Saturday, June 12, 2010
If there is one constant in my life, one ever-present entity that stays with me through every up and down, every twist and turn, it is yoga. The ability to exist in a state of union and harmony between breath and body, spirit and mind, intellect and emotion has proven to be the most profoundly beneficial tool in my toolbox, if you will, while riding the wave of my life. Yoga is not simply something I do on a mat for a few hours a week for exercise. While it may have started that way for me many years ago, I was given the invaluable gift of taking my practice deeper and integrating into every aspect of my life.
A few years ago I was so enamored of the practice I had developed, so committed to yoga and on a high from the myriad of positives that it had brought to my life that I decided to become a teacher. I managed to get five weeks away from work, which also meant five weeks away from my husband and essentially every other aspect of my life, to take up residence at an ashram and receive the ancient teachings that are as relevant as ever in this modern world and to move into deeper, more subtle levels of my own practice and along my spiritual path. It was a transformational experience. I'm pretty sure that it was also the real beginning of the end of my marriage.
Making a statement like that, some might ask why, if I know that yoga played a role in dissolving my marriage, did I not give it up or at least tone down the dial on the intensity. The answer is simple. While the sacred union of marriage is a supremely important one, the sacred union that has transpired within me and between me and the Divine (God, spirit, call it what you will) is the most important, essential union of all. C. never discouraged me from pursuing my passion. To the contrary, he was quite supportive, though it mystified him to a large degree and he couldn't quite relate. When I tried to share my passion with him in hopes of strengthening our bond, I only succeeded in pushing him away. Lesson #1: yogis must come to yoga through their own path and no two paths are the same.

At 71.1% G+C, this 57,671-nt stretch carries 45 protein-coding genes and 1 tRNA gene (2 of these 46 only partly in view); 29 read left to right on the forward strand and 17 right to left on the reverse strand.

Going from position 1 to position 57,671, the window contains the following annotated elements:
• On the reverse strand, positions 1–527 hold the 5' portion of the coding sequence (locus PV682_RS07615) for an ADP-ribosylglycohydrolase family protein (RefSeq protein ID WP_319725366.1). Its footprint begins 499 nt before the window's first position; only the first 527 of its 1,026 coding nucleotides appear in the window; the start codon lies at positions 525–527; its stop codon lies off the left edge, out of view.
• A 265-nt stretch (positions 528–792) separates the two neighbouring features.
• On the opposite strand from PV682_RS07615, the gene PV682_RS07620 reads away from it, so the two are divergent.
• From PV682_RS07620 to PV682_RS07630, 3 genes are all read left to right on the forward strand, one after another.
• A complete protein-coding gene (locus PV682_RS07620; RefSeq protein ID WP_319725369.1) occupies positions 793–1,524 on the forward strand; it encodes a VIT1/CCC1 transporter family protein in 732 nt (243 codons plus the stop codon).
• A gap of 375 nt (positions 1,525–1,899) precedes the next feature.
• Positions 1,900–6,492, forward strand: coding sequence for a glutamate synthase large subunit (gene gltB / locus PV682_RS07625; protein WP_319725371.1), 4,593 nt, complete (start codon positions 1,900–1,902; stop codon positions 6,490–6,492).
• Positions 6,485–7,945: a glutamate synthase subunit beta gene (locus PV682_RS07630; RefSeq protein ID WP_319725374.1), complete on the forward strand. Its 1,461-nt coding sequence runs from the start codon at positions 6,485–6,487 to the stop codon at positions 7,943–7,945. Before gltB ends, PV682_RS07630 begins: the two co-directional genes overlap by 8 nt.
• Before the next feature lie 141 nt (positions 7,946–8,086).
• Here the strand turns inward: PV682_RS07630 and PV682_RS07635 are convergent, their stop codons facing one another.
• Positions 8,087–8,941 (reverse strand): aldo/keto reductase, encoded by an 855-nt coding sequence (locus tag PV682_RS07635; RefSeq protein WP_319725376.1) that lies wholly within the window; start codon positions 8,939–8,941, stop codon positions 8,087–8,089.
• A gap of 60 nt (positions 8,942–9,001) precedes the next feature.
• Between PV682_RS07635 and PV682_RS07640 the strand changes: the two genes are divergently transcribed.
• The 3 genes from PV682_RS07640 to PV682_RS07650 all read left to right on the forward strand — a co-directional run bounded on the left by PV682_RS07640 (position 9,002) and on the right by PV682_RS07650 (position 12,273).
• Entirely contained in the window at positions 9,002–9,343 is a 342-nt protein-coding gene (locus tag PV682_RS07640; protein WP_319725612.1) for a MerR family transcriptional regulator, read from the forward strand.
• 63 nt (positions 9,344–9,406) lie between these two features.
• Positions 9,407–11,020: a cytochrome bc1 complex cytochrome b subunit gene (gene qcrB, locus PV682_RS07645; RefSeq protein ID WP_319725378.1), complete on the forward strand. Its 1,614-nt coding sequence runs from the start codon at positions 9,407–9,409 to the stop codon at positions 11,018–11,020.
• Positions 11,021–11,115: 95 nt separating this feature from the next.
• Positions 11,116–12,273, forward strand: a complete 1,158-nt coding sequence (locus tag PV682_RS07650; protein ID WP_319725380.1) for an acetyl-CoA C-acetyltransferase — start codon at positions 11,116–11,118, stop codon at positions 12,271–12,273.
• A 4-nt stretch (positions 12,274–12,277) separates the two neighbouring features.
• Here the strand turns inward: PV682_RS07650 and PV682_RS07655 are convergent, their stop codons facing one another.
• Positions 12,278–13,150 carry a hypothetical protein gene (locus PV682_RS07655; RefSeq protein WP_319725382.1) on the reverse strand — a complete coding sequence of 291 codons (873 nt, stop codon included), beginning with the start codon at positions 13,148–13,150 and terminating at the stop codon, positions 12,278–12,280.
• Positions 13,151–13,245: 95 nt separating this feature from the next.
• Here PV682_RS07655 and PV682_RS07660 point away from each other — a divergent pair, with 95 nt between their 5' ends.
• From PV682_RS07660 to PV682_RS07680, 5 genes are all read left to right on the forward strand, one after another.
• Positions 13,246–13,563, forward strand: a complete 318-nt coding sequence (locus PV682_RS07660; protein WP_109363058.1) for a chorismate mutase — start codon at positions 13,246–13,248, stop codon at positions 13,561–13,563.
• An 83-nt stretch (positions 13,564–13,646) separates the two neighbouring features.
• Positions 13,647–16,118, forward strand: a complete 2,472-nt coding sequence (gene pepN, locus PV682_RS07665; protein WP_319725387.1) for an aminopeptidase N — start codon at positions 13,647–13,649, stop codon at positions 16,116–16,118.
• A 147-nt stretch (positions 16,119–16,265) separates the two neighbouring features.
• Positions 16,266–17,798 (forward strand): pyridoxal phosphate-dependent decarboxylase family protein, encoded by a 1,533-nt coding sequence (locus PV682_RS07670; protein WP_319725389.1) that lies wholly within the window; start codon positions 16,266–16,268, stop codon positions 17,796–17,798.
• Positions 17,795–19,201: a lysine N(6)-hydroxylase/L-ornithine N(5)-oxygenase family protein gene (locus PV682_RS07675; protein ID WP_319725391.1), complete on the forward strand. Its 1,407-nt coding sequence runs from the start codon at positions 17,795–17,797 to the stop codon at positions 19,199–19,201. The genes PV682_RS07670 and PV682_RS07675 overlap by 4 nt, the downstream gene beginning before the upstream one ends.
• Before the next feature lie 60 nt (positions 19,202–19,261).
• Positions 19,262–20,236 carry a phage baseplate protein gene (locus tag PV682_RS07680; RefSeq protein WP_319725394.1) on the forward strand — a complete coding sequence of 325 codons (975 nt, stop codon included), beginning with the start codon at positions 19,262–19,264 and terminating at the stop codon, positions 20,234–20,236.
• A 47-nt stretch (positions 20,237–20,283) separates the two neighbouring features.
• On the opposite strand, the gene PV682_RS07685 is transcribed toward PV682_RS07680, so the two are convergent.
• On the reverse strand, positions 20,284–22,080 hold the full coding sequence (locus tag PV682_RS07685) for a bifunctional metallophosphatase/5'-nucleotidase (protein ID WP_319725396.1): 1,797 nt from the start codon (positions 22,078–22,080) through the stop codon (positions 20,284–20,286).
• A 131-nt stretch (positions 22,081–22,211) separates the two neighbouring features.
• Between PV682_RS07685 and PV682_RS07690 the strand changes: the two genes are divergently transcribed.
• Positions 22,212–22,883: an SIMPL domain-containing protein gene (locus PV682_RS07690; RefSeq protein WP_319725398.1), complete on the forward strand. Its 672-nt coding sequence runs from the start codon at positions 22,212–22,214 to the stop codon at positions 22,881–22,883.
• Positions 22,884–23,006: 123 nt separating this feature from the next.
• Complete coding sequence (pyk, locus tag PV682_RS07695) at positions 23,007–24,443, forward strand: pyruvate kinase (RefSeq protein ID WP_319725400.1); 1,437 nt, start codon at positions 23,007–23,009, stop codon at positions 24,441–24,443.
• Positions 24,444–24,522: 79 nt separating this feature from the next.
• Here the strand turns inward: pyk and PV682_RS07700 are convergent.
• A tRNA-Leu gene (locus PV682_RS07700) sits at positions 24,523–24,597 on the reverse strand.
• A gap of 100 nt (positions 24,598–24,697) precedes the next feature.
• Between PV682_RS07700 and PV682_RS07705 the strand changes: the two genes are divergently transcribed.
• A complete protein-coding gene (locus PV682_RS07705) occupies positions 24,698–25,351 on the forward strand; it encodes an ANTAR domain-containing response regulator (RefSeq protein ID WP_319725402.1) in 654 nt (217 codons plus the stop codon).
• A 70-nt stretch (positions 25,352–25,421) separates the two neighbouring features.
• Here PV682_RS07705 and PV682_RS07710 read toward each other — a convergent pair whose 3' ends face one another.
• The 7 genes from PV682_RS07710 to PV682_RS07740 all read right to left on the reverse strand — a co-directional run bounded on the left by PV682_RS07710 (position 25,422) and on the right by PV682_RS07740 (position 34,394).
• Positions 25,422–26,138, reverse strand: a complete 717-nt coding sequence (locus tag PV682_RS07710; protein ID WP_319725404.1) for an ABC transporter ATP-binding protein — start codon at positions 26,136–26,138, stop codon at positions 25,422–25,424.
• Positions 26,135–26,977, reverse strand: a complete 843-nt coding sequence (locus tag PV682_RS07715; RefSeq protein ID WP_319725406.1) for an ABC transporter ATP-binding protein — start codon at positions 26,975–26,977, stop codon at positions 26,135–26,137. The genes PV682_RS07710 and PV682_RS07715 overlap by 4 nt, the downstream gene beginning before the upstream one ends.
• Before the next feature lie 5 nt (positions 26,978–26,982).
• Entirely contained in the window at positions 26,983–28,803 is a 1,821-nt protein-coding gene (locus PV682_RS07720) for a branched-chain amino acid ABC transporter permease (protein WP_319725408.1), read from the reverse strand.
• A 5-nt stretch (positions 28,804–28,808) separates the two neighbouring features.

In the months following my certification I went through a major transition in my life, struggling to find union between what felt like two completely disparate worlds. There was the world where I was known as Jess- wife, daughter, sister, friend, professional, etc.- and there was the world where I was known as Gauri- yoga teacher and student, spiritual pilgrim, devotee. I celebrated one of my best friend's birthdays in Las Vegas 100% alcohol free with mala beads in my pocket. I woke up at 5 a.m. daily to meditate, chant, read and then do my physical practice before turning on the computer for work and managing mine and C.'s social calendar. I was simultaneously overflowing with fullness and hollowed by emptiness. . . contradictory though it may sound, it is quite possible to feel.
Then C. left and yoga remained and the answers began to reveal themselves. There was no turning back from this path I'd begun walking down. My soul had been stirred and my connection to the Divine, my love of kirtan (chanting) and asanas (the physical yoga postures) were as natural to me as breathing. I'd been here before in another life, this was not new to me, and so I would stay the course faithfully. But the course is not necessarily a smooth, straight road. It is anything but! It twists and winds and is full of bumps and detours. In the true spirit of yoga I have found ways to integrate Jess and Gauri into one harmonious being, living in union in this body, breathing this breath. I practice daily but I don't get up at 5am to do it most days. I'm still moderate when it comes to partying, but I happily enjoy a glass or two of wine with friends, maybe a little more for a special occasion, and I don't feel bad about it. And I know very clearly that the next love of my life will be on his own spiritual path that will converge beautifully with mine so that we can live our yoga together.